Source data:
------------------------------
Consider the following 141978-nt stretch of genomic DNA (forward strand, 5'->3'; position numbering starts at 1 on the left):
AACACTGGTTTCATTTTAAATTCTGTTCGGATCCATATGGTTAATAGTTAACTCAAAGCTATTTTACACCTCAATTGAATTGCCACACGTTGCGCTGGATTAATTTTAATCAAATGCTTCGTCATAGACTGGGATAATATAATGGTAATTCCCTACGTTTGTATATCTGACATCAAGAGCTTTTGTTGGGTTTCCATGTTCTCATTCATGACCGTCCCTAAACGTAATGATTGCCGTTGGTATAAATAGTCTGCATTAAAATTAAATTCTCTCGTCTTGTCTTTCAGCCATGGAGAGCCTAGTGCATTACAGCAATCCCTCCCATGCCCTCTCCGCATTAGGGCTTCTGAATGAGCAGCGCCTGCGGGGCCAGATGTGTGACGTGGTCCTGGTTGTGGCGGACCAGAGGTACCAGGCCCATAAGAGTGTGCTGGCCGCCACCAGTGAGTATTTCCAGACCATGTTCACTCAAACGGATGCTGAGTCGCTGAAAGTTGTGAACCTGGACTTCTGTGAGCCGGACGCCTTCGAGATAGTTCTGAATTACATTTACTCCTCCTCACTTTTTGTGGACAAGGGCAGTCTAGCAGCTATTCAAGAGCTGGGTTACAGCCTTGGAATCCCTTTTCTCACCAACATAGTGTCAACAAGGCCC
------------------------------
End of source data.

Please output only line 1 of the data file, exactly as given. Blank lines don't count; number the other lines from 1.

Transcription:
Consider the following 141978-nt stretch of genomic DNA (forward strand, 5'->3'; position numbering starts at 1 on the left):